Jo Whiley has missed her BBC Radio 2 evening show on Thursday after her sister, who has learning disabilities and diabetes, was admitted to hospital with coronavirus.

The broadcaster, who has been campaigning for her younger sister Frances to be prioritised for the jab, wrote on Twitter that her sister Frances had become “very poorly” since testing positive after an outbreak at her care home in Northamptonshire.

She said: “I don’t feel shiny or happy tonight, I feel very scared. However I’ll be listening to Will Young who I know will light up our kitchen in the depths of our darkness.”

The news comes two days after she described “living through a nightmare” after being offered the coronavirus vaccine before her sister, who has the rare Cri du Chat genetic syndrome.

Whiley told BBC Radio 4’s Today programme on Tuesday morning that the care home where Frances is a resident had experienced an outbreak of Covid-19 last week.

“I can’t tell you how frustrating it is and how horrendous it is,” she said. “It is the stuff of nightmares at the moment. I feel like I am living through a nightmare. All weekend it has been awful – really, really difficult. It has been hard for my parents, it has been hard for everyone in the care home, and it continues.”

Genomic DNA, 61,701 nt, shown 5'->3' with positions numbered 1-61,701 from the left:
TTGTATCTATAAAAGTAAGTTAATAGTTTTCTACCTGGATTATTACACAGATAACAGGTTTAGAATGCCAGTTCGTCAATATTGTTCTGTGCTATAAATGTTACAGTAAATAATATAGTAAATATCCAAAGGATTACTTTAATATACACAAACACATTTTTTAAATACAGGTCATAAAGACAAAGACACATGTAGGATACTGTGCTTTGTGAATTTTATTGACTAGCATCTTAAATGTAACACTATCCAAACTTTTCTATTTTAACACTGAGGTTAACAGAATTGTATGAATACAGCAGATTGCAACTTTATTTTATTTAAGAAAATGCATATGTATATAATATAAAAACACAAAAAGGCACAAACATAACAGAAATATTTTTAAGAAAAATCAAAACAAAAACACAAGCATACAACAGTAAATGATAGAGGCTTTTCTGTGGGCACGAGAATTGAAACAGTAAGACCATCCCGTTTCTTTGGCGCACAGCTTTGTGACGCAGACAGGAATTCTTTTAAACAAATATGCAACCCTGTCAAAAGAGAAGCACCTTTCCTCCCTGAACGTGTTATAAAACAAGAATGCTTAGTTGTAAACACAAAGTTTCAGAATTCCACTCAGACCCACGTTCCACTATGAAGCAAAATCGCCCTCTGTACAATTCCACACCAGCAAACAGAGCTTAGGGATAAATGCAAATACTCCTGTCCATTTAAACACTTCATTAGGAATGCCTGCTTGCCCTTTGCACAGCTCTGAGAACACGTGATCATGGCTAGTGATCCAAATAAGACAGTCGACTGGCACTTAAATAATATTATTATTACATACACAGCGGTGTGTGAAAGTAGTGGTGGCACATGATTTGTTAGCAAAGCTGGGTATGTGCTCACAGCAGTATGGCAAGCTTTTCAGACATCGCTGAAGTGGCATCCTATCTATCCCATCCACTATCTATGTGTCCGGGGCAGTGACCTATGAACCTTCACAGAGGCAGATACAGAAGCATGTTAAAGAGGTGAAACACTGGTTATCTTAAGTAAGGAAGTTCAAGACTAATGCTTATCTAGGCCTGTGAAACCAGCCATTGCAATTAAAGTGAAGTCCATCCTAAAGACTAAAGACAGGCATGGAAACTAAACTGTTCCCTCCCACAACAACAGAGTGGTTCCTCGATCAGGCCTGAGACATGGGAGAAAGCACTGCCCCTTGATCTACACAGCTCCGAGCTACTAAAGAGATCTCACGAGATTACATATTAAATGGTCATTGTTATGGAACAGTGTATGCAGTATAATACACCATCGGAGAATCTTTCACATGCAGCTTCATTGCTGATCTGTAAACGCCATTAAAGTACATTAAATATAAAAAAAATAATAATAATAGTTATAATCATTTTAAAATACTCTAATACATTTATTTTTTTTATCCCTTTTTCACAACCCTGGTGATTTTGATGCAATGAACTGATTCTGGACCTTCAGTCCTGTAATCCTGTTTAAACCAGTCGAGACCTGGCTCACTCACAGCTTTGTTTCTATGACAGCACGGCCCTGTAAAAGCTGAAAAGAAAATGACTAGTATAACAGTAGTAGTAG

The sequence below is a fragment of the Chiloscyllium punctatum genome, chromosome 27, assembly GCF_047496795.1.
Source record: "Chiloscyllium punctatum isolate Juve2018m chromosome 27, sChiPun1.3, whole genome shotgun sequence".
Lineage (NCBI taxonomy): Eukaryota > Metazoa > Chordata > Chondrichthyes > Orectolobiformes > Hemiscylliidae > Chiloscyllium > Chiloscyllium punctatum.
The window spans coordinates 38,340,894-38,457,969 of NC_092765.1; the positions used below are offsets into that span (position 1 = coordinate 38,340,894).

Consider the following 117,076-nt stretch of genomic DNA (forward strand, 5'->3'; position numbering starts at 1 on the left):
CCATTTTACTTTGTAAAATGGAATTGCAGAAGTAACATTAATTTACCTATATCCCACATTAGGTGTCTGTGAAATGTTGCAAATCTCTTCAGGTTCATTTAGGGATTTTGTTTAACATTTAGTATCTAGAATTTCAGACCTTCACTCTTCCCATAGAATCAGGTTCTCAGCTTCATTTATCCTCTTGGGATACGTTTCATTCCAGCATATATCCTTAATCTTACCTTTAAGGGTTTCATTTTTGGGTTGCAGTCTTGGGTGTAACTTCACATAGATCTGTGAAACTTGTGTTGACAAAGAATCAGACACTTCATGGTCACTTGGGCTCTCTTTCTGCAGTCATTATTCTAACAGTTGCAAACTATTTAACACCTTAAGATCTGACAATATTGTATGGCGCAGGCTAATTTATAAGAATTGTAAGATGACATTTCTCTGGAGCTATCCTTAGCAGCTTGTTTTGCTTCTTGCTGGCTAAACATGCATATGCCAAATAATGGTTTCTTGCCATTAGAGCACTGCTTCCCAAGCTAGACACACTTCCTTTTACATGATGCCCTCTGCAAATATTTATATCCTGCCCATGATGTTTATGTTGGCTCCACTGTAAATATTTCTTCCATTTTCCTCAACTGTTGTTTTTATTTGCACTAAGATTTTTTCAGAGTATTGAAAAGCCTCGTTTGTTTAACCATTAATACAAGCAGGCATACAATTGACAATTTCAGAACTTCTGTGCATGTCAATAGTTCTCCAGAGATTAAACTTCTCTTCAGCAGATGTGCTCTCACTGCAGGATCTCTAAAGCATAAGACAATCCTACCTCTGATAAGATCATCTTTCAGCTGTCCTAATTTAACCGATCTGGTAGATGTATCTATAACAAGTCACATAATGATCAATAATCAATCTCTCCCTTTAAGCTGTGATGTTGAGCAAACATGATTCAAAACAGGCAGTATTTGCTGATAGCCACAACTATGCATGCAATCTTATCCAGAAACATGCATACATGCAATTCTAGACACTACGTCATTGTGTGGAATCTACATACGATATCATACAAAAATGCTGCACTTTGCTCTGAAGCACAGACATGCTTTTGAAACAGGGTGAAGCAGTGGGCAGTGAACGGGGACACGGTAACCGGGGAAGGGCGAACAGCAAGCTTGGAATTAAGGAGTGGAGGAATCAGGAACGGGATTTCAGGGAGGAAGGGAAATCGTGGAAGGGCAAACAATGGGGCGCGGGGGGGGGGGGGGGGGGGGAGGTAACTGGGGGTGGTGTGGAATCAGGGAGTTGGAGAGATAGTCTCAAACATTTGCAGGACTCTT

The DJ said she would give up her own vaccine offer “in a heartbeat” if she could so that her sister or any of her fellow residents, could have it instead.

She said the effect on her sister’s mental health had been “quite extreme”, and that Frances had been unable to see her parents.

Frances has also refused to talk to anyone over the weekend, and while she would usually call her older sister 30 times a day, she has not picked up the phone, Whiley added.

Speaking of being offered the vaccine ahead of her sister, she said on Tuesday: “I fail to understand, to be honest with you. She is in tier six but she also has quite bad diabetes, which in my understanding puts her in tier four because she has an underlying health condition, so I would have thought that she would have been vaccinated, but that hasn’t happened.”

Within hours of the interview her sister tested positive for Covid.

More than 16 million people in the UK have received their first dose of a Covid vaccine. The NHS initially targeted the top four priority groups, including people over the age of 70 and health and care staff, aiming to offer the jab to everyone in this group by mid-February – which it achieved on Sunday.

This content first appear on the guardian

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